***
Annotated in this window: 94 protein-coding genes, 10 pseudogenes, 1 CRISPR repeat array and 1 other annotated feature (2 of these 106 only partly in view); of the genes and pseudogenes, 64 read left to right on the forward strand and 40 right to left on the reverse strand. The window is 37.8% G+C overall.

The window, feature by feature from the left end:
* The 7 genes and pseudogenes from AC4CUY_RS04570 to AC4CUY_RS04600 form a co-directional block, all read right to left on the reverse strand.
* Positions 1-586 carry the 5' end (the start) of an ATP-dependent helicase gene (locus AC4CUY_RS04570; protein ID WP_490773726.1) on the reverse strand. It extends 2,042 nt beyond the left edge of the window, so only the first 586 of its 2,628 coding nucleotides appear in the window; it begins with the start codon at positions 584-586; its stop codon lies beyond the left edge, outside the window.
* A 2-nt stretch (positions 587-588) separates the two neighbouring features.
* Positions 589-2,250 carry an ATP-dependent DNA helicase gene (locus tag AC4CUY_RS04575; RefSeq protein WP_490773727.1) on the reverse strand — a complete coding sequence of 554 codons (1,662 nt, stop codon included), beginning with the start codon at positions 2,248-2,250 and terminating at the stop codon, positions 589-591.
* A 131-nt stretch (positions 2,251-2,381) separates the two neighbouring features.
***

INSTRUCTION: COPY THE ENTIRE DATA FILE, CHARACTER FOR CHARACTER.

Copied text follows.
Annotated in this window: 94 protein-coding genes, 10 pseudogenes, 1 CRISPR repeat array and 1 other annotated feature (2 of these 106 only partly in view); of the genes and pseudogenes, 64 read left to right on the forward strand and 40 right to left on the reverse strand. The window is 37.8% G+C overall.

The window, feature by feature from the left end:
* The 7 genes and pseudogenes from AC4CUY_RS04570 to AC4CUY_RS04600 form a co-directional block, all read right to left on the reverse strand.
* Positions 1-586 carry the 5' end (the start) of an ATP-dependent helicase gene (locus AC4CUY_RS04570; protein ID WP_490773726.1) on the reverse strand. It extends 2,042 nt beyond the left edge of the window, so only the first 586 of its 2,628 coding nucleotides appear in the window; it begins with the start codon at positions 584-586; its stop codon lies beyond the left edge, outside the window.
* A 2-nt stretch (positions 587-588) separates the two neighbouring features.
* Positions 589-2,250 carry an ATP-dependent DNA helicase gene (locus tag AC4CUY_RS04575; RefSeq protein WP_490773727.1) on the reverse strand — a complete coding sequence of 554 codons (1,662 nt, stop codon included), beginning with the start codon at positions 2,248-2,250 and terminating at the stop codon, positions 589-591.
* A 131-nt stretch (positions 2,251-2,381) separates the two neighbouring features.